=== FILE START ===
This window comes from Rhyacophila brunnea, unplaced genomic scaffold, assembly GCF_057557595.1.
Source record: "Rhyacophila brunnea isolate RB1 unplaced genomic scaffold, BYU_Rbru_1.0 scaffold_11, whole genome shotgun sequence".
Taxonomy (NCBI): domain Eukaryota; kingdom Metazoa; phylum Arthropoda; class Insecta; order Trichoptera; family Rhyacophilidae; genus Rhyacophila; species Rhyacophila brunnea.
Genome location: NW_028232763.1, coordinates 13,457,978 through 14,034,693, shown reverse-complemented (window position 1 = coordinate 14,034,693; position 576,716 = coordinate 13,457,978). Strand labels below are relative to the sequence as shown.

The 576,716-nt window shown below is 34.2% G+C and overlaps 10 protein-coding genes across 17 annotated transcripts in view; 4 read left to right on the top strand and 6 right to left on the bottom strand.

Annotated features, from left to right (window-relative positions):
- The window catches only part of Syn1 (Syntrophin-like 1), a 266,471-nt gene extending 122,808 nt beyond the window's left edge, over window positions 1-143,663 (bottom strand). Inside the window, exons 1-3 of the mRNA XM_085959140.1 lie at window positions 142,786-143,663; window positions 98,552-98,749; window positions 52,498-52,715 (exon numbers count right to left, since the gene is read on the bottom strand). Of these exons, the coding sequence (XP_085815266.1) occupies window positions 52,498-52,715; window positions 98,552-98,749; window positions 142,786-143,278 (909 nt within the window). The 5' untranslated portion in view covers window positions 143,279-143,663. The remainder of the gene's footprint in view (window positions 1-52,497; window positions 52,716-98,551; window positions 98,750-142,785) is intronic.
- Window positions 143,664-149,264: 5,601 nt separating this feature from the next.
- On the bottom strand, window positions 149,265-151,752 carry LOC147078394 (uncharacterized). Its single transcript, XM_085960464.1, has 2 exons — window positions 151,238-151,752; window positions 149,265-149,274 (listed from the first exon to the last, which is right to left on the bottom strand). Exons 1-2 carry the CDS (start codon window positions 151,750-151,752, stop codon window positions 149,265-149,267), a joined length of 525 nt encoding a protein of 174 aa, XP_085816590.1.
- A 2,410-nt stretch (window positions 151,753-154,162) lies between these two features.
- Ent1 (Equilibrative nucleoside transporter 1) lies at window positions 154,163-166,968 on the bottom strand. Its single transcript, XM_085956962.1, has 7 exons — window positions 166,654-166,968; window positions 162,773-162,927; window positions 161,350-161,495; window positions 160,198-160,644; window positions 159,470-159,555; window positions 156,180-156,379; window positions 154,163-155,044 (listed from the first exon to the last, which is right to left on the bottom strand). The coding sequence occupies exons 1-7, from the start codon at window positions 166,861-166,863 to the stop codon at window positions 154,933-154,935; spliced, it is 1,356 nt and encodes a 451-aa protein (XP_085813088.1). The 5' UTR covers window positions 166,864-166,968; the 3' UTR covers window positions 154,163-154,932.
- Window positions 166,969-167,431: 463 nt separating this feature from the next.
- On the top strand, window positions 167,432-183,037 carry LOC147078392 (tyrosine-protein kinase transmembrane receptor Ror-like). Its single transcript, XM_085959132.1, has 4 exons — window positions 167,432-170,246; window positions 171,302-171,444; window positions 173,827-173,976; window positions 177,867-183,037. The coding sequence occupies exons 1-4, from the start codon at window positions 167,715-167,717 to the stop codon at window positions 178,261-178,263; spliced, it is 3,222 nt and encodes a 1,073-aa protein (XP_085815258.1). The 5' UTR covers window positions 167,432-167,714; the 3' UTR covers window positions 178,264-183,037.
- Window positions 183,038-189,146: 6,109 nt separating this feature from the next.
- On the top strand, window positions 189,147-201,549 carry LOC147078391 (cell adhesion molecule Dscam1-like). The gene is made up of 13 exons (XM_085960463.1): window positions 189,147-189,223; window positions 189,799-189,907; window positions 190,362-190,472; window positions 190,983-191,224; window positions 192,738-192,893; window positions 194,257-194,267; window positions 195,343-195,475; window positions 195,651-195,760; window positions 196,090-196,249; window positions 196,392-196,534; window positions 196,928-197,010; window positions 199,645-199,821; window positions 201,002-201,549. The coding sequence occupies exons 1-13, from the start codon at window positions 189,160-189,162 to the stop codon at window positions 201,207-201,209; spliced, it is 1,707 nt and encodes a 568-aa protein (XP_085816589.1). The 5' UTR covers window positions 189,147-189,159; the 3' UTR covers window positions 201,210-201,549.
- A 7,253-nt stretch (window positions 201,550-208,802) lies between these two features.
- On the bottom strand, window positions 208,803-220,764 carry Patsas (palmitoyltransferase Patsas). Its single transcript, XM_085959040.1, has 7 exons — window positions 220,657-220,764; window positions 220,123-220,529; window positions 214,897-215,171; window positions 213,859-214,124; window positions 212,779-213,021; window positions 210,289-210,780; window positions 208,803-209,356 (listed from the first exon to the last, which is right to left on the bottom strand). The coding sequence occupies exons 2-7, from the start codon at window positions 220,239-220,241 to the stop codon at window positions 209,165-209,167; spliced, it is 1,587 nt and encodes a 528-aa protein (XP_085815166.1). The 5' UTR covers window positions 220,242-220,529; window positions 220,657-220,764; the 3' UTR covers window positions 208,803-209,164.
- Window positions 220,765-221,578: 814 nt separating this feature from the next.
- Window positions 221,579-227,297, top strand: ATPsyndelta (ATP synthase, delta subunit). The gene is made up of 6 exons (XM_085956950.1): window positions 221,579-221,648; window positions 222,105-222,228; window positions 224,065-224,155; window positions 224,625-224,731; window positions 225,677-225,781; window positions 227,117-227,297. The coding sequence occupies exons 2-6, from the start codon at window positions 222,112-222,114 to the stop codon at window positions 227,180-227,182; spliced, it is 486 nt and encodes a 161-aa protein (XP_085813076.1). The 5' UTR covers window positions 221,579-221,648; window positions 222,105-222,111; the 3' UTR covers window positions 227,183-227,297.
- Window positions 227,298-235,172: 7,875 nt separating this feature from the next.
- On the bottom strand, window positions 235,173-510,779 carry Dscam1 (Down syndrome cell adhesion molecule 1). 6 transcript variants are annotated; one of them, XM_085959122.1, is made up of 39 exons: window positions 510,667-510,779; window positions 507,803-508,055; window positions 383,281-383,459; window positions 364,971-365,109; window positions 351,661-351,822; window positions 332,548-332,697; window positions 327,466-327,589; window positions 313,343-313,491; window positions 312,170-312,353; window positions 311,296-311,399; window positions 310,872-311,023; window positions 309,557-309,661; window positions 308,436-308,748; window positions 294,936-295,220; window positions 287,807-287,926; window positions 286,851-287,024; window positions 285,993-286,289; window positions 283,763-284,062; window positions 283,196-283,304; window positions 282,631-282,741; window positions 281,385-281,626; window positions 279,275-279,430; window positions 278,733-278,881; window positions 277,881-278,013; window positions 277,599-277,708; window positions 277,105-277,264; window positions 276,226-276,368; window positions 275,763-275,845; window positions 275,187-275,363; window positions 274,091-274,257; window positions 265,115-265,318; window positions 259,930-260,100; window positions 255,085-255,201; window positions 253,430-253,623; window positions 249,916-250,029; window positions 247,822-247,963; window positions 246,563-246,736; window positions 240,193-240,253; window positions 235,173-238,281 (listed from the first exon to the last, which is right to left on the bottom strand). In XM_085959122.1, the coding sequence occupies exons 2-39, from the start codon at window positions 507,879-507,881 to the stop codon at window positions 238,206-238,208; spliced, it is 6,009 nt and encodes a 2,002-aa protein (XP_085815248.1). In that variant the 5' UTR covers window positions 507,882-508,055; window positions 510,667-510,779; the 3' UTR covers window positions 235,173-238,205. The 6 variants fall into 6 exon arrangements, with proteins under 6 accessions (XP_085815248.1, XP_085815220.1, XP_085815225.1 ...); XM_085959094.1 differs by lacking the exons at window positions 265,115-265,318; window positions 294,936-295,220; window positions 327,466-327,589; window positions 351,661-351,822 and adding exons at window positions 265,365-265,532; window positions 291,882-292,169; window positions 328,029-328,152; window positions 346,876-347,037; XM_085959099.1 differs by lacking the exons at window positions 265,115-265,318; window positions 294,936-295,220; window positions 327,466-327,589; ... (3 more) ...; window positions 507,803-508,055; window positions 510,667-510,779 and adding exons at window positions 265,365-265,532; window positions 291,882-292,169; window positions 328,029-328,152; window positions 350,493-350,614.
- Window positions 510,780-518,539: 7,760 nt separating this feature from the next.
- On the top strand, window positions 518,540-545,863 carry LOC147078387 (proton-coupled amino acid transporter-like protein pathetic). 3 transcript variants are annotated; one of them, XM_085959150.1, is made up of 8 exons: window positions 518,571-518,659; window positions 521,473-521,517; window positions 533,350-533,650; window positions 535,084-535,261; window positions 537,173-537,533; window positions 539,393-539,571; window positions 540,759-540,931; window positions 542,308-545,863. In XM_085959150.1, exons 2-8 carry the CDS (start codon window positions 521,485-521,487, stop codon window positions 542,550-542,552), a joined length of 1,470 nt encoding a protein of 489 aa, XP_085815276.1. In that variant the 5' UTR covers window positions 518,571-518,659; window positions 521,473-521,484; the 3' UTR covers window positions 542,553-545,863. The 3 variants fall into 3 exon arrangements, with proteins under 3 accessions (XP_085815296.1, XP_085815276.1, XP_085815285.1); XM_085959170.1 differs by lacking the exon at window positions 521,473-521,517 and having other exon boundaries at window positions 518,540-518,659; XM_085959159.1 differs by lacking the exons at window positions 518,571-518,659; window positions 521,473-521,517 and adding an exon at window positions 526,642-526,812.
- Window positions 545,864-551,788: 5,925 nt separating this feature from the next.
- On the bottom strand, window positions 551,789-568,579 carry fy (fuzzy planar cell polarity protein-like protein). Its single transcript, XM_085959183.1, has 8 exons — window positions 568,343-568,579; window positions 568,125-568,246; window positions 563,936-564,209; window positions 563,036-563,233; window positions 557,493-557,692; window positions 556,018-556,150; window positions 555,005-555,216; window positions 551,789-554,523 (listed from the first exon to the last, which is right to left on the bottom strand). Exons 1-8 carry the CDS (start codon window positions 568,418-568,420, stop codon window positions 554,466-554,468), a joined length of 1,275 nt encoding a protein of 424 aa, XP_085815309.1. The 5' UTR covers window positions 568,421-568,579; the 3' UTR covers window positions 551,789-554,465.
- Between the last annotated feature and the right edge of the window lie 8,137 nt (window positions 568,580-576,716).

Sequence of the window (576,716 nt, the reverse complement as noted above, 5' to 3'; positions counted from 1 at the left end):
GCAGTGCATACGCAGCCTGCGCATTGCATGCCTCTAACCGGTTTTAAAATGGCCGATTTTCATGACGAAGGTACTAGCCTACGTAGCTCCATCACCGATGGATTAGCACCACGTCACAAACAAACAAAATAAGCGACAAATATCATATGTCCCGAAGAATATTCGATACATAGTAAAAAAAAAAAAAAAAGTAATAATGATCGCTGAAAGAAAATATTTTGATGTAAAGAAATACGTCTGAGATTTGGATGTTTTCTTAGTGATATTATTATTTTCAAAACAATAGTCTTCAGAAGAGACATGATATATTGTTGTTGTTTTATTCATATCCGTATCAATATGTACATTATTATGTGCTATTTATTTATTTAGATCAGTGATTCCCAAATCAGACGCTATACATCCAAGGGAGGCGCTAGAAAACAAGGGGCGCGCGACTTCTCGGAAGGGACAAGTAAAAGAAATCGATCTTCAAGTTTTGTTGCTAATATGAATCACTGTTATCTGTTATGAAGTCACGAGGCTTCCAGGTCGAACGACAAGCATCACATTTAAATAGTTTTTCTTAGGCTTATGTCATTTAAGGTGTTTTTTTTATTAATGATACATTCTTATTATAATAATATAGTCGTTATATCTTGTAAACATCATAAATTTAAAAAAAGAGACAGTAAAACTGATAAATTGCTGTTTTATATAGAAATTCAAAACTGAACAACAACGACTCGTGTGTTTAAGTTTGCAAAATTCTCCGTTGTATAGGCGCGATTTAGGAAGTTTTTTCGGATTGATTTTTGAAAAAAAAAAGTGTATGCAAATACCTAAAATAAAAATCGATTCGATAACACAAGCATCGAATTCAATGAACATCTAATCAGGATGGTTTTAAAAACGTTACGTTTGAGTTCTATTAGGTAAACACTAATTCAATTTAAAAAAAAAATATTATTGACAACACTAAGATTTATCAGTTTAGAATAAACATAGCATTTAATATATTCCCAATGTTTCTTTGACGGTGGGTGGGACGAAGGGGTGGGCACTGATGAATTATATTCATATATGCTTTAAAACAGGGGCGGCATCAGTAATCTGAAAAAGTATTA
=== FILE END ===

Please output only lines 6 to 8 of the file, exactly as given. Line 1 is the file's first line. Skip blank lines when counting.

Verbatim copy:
Annotated features, from left to right (window-relative positions):
- The window catches only part of Syn1 (Syntrophin-like 1), a 266,471-nt gene extending 122,808 nt beyond the window's left edge, over window positions 1-143,663 (bottom strand). Inside the window, exons 1-3 of the mRNA XM_085959140.1 lie at window positions 142,786-143,663; window positions 98,552-98,749; window positions 52,498-52,715 (exon numbers count right to left, since the gene is read on the bottom strand). Of these exons, the coding sequence (XP_085815266.1) occupies window positions 52,498-52,715; window positions 98,552-98,749; window positions 142,786-143,278 (909 nt within the window). The 5' untranslated portion in view covers window positions 143,279-143,663. The remainder of the gene's footprint in view (window positions 1-52,497; window positions 52,716-98,551; window positions 98,750-142,785) is intronic.
- Window positions 143,664-149,264: 5,601 nt separating this feature from the next.